Kurtis Colamonico is breathing a sigh a relief after a nerve-wracking night in Compton trying to get his Skate Kids trailer back home.

The trailer, filled with all the equipment for his mobile skate park business, was stolen Wednesday night from the Lakewood mall while Colamonico was eating dinner.

He spent the next 24 hours frantically posting photos of it on social media, asking if anyone had seen the trailer.

This Skate Kids trailer was stolen from George’s Greek Cafe at Lakewood mall on Nov. 28, 2018 shortly after 6:30 p.m. Photo courtesy of Kurtis Colamonico.

Colamonico uses the trailer and the equipment inside to teach kids how to skateboard in after-school programs, group lessons and camps. Skate Kids has been in business for four years and has been part of Long Beach’s Beach Streets event since 2016.

He didn’t get any leads until the Beach Street Facebook page shared his plea for help. A woman messaged his own page and the Beach Streets page with the exact address where she saw the trailer in Compton.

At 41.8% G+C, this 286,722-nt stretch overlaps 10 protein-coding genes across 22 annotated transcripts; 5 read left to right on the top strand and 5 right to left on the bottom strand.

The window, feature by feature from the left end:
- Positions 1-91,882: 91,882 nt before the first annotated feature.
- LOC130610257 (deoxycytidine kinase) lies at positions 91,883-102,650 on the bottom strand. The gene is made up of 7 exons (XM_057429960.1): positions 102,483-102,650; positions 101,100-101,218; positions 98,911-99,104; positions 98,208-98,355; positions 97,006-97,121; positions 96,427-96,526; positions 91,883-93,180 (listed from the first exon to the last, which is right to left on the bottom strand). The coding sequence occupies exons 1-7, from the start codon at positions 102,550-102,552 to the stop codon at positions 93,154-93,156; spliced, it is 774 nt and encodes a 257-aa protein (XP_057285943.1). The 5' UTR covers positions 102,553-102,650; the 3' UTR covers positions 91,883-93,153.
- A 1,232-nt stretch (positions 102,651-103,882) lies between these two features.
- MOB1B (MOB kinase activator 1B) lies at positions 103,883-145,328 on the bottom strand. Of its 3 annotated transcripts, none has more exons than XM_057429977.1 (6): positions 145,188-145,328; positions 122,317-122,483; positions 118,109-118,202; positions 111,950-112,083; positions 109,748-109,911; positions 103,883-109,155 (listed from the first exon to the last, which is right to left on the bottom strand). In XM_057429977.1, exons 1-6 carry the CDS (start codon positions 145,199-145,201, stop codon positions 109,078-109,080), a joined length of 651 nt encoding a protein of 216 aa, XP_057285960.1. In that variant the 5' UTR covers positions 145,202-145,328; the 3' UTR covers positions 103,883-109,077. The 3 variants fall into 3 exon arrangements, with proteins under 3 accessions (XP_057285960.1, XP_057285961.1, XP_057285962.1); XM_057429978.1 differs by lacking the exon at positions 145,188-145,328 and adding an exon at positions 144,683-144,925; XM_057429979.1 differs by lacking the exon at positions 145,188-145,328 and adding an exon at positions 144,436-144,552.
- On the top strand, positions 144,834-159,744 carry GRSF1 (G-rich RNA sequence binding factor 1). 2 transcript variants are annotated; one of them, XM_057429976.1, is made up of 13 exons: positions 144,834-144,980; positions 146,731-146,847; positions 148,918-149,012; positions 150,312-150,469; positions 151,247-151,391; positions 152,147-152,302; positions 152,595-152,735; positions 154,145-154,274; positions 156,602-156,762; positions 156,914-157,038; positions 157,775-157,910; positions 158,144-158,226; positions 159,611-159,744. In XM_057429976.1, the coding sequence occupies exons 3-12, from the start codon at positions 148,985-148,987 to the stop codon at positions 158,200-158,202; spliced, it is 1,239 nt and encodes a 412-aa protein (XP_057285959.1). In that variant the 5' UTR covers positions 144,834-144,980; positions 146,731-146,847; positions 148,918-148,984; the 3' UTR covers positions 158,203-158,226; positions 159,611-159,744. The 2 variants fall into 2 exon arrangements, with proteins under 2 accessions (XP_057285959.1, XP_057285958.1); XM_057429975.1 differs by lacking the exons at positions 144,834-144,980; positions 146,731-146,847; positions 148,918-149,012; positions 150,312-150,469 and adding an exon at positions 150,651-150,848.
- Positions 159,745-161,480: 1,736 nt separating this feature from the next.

“I just went and grabbed some friends and drove there,” around 10 p.m., Colamonico said.

They called police, but they said they couldn’t come out to assist in recovering the trailer.

Luckily, the trailer was unhitched on a street in front of a house in Compton. But, the thieves had broken the winder for the trailer stand, so they couldn’t just attach it to his car and drive it away, he said.

He and his friends ended up making enough noise that someone called the police, and deputies arrived. Colamonico had all the paperwork and the original police report to prove the trailer was his, so the deputies ended up helping them break off the stand with a sledgehammer and released the trailer into his custody.

“It was a little scary at first, there were cars driving around real slow and making U-turns,” on that street, he said. They finished attaching the trailer and left the area around 1 a.m.

The thieves had also spray painted over the Skate Kids logo and contact information that was on the trailer, broke the back door so it can no longer close all the way and removed the license plate.

Most of the equipment was still inside the trailer—just jumbled—but the skateboards were gone.

The trailer is still usable, but he has to make some repairs. He has already bought some new skateboards, so he can teach today’s lessons.

“I’m thankful, at least I have it back,” Colamonico said. “We’re back in business, just a little uglier.”

From left, Kurtis Colamonico and 7-year-old Hank Newman high-five during Skate Kids, a skateboarding class in Yorba Linda on Saturday, Sept. 1, 2018. (Photo by Drew A. Kelley, Contributing Photographer)

Valerie Osier is a breaking news reporter for the Long Beach Post. Reach her at [email protected] or on Twitter @ValerieOsier

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